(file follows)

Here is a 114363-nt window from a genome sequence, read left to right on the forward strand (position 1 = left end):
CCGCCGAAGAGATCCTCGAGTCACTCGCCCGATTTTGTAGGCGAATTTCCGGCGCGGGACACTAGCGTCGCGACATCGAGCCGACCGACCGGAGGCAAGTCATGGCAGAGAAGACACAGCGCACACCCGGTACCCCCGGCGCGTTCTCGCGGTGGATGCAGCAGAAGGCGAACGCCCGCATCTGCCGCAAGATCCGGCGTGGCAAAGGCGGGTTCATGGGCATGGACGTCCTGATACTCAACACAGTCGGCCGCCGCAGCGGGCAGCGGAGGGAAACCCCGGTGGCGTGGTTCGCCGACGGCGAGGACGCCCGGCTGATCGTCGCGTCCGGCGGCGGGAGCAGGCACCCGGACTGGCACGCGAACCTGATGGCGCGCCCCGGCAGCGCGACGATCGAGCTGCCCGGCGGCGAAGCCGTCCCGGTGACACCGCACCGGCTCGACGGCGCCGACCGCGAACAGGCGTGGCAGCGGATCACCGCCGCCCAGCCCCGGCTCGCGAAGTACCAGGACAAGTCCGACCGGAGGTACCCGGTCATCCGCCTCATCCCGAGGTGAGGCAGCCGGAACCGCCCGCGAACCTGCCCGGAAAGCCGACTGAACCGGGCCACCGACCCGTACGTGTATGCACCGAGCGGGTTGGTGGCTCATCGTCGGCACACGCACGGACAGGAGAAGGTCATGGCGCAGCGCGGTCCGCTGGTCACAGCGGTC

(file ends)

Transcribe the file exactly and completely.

Here is a 114363-nt window from a genome sequence, read left to right on the forward strand (position 1 = left end):
CCGCCGAAGAGATCCTCGAGTCACTCGCCCGATTTTGTAGGCGAATTTCCGGCGCGGGACACTAGCGTCGCGACATCGAGCCGACCGACCGGAGGCAAGTCATGGCAGAGAAGACACAGCGCACACCCGGTACCCCCGGCGCGTTCTCGCGGTGGATGCAGCAGAAGGCGAACGCCCGCATCTGCCGCAAGATCCGGCGTGGCAAAGGCGGGTTCATGGGCATGGACGTCCTGATACTCAACACAGTCGGCCGCCGCAGCGGGCAGCGGAGGGAAACCCCGGTGGCGTGGTTCGCCGACGGCGAGGACGCCCGGCTGATCGTCGCGTCCGGCGGCGGGAGCAGGCACCCGGACTGGCACGCGAACCTGATGGCGCGCCCCGGCAGCGCGACGATCGAGCTGCCCGGCGGCGAAGCCGTCCCGGTGACACCGCACCGGCTCGACGGCGCCGACCGCGAACAGGCGTGGCAGCGGATCACCGCCGCCCAGCCCCGGCTCGCGAAGTACCAGGACAAGTCCGACCGGAGGTACCCGGTCATCCGCCTCATCCCGAGGTGAGGCAGCCGGAACCGCCCGCGAACCTGCCCGGAAAGCCGACTGAACCGGGCCACCGACCCGTACGTGTATGCACCGAGCGGGTTGGTGGCTCATCGTCGGCACACGCACGGACAGGAGAAGGTCATGGCGCAGCGCGGTCCGCTGGTCACAGCGGTC